King’s Academy students and parents attended a talk on Monday given by Dr. Angel Pérez, vice president for enrollment and student success at Trinity College, who discussed with them how a liberal arts education helps prepare students for the rapidly evolving 21st century job market.
After an introduction by Headmaster John Austin, Pérez described the goals of a liberal arts education – which he said were the same as King’s goals as a liberal arts high school. That is, to produce well-rounded individuals that develop their full potential as human beings by providing opportunities for breadth and depth of study in a variety of academic subjects including literature, philosophy, mathematics, and social and physical sciences.
The 21st century job market, according to Pérez, is characterized by unprecedented change and technological transformation, and up to a third of the jobs that the current generation of students will have do not exist yet.
To make his point, Pérez drew on examples of companies that did not exist 15 years ago, such as Uber, Facebook, Shake Shack and Air BnB, but which have made a significant impact on how those industries do business, in addition to employing hundreds of thousands of employees around the world.
“So,” Pérez asked, “how do you prepare an entire generation of young people for jobs that don’t exist yet?”
One way is for colleges and universities to keep their finger on the pulse of the quickly changing job market and adapt accordingly. They must also teach students how to make thoughtful decisions about the trajectory of their lives and empower them with the resources to do just that, Pérez explained.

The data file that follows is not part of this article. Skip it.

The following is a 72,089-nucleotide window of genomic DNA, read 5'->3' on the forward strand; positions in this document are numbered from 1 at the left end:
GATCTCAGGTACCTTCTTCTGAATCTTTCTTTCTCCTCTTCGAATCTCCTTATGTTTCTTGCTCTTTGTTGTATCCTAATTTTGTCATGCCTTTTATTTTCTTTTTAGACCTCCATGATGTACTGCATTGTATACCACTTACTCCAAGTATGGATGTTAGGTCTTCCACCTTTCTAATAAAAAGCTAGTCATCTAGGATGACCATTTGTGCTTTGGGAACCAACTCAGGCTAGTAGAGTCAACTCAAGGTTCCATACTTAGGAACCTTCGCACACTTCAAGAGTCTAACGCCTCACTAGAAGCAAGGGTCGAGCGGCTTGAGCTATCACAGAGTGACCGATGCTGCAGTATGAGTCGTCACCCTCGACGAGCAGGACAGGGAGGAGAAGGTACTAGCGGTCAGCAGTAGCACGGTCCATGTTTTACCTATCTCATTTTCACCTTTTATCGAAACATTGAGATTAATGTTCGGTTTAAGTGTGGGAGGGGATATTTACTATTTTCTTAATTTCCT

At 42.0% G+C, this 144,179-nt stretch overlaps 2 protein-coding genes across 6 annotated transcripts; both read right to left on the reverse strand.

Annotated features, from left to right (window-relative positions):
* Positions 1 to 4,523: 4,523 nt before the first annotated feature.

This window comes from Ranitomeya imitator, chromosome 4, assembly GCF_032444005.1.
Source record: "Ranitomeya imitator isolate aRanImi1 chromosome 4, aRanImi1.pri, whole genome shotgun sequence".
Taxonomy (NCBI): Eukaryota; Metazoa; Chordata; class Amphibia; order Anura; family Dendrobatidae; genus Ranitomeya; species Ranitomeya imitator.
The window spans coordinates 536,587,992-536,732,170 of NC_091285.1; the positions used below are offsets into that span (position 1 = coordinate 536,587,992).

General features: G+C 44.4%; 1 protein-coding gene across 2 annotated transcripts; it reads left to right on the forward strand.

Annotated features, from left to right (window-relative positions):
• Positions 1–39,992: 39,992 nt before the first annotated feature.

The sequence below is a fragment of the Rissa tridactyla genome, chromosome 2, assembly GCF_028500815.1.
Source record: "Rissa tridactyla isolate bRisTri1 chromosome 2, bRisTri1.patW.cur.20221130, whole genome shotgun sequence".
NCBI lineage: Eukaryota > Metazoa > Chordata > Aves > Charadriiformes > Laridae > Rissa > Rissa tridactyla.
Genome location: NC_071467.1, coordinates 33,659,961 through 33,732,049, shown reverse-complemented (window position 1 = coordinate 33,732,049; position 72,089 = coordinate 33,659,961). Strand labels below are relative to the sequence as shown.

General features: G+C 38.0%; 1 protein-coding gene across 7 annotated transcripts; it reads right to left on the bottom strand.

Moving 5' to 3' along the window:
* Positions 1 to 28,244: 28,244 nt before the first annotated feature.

Research shows, however, that only 27 percent of college graduates are working in the field of their major, and that today’s students may have held between 10 and 14 jobs by the time they are 38 years old.
Which is why, according to Pérez, there is “no better time than now to be educated in the liberal arts curriculum,” as it provides young people with the skills they will need in the different jobs they are going to have.
Critical thinking, writing, analyzing, data quantitative communication and research skills are all part of a liberal arts education, and make up a skill set that is transferrable for the rest of a student’s life. By learning these skills early, noted Pérez, today’s students will always know how to get the information they need to take on and adapt to new jobs.
“Liberal arts is the way we can prepare young people for careers for the rest of their lives,” he explained. “Liberal arts colleges aren’t just supposed to prepare you for your first job, they are supposed to prepare you for your last job.”
Talking to parents and students at two separate sessions, Pérez said that it wasn’t only jobs and companies that are changing, but also employees. The young people of this generation, “Generation Z”, do not just want jobs, he said, they want careers with purpose and meaning. Studies show that students say they would rather take a pay cut to work for a company with a mission they care about; they want a job that will help them make a difference in the world.
Companies are paying attention to this, said Pérez, noting that many companies are focusing on hiring employees that fit their mission. Colleges and universities are also paying close attention, as they need to help students do that.
“Liberal arts colleges teach the study of human nature, society, belief systems, adaptability to change, innovation and ethics; all things today’s students will need throughout their life,” said Pérez, discussing some of the ways that liberal arts colleges and universities prepare students, such as through internships and “purposeful” work programs that help students identify what they are passionate about and what they want to do in the future.
“There is no better time to be a young person in this world,” Pérez assured students. “You have an extraordinary amount of opportunities ahead of you.”